Therefore, urban sprawl and deforestation have led to the spread of rabies from bat populations to humans and livestock.  The current methods of controlling rabies, such as dynamiting caves and gassing known populations, may have the unintended effect of killing beneficial bats such as insectivorous (those that feed on insects) and nectarivorous (those that feed on nectar).  A more effective way of reducing the damage to livestock is more consistent animal vaccination practice which is effectively makes the animals vampire bat repellent.  In addition, educational campaigns should be introduced to reduce the “Dracula” image that many bats have.  It is widely known that bats are beneficial to the ecosystem and must be protected. Indiscriminate killing of bats might make a good Hollywood thriller but it is not good for the environmen

Pandora Report 4.4.14

It’s been a busy week in the biodefense world, between the continuing outbreak of Ebola in Western Africa and the realization that the Black Death may actually have been pneumonic plague rather than bubonic plague, so let’s take a moment this Friday to slow things down.

Highlights include Ebola travel restrictions, a possible source for the Ebola outbreak, and how to protect yourself during the most serious pandemic of all—the zombie pandemic. Have a great weekend!

When planning your vacation to Guinea, keep this in mind…

As of April 1, the number of suspect Ebola cases in Guinea has risen to 127 with 83 deaths (for a case fatality rate of 65%) according to the WHO. Liberia now has eight suspected cases with five deaths. Sierra Leone has had only two deaths after two bodies were repatriated after dying from Ebola. In neighboring Mali, the government has instituted thermal scans for those travelling to Mali as well as restricting movement within the capital city of Bamako. Meanwhile, Senegal has closed their border with Guinea and Saudi Arabia has suspended visas for Muslim pilgrims coming from Guinea and Liberia. Despite all of this, the WHO does not recommend travel restrictions.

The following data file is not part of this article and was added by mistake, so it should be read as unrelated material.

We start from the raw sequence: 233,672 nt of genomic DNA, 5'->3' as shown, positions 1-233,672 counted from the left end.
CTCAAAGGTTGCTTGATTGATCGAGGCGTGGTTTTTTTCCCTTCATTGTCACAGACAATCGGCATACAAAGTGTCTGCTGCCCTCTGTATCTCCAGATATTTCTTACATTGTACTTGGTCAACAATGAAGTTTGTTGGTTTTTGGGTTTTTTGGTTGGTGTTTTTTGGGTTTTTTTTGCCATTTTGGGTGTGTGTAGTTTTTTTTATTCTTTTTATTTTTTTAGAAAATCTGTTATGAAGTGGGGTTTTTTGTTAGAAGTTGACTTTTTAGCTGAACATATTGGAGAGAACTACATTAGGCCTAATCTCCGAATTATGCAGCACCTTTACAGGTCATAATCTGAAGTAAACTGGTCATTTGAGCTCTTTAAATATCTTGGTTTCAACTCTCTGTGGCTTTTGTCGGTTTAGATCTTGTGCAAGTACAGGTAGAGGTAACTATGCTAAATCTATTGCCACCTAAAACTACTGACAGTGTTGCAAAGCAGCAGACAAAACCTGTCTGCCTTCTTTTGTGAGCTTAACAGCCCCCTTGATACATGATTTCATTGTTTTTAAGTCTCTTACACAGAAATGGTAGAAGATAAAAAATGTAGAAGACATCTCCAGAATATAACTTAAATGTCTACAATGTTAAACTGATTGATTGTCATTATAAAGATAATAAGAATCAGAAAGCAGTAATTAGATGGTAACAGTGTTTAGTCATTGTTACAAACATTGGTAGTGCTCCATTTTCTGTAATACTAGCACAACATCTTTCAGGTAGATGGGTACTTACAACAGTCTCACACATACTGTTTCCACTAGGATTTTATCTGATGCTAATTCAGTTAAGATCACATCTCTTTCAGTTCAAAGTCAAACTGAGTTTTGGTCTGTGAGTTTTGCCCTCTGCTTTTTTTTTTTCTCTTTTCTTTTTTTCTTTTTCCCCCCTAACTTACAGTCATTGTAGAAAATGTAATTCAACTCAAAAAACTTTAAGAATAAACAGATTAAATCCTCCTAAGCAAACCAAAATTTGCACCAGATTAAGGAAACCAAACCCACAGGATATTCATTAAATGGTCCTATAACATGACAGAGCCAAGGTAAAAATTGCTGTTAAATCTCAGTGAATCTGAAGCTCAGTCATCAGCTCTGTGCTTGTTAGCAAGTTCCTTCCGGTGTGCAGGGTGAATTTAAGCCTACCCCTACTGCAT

Philippine Daily Inquirer—“The international health agency said there was not enough reason to push for the imposition of travel restrictions in response to the Ebola outbreak. “WHO does not recommend that any travel or trade restrictions be applied with respect to this event,” it said in a statement.”

And while on vacation, here are some foods to avoid…

In another response to the Ebola outbreak in Guinea, officials have taken an unusual step of banning the consumption of bats as food—including grilled bat, bat soup and “other local delicacies.” It has long been suspected that bats are somehow instrumental in the spread of Ebola either as a vector or a reservoir for the disease.

CBS News—“‘We discovered the vector [infectious] agent of the Ebola virus is the bat,” Remy Lamah, the country’s [Guinea] health minister, told Bloomberg News. “We sent messages everywhere to announce the ban. People must even avoid consumption of rats and monkeys. They are very dangerous animals.’”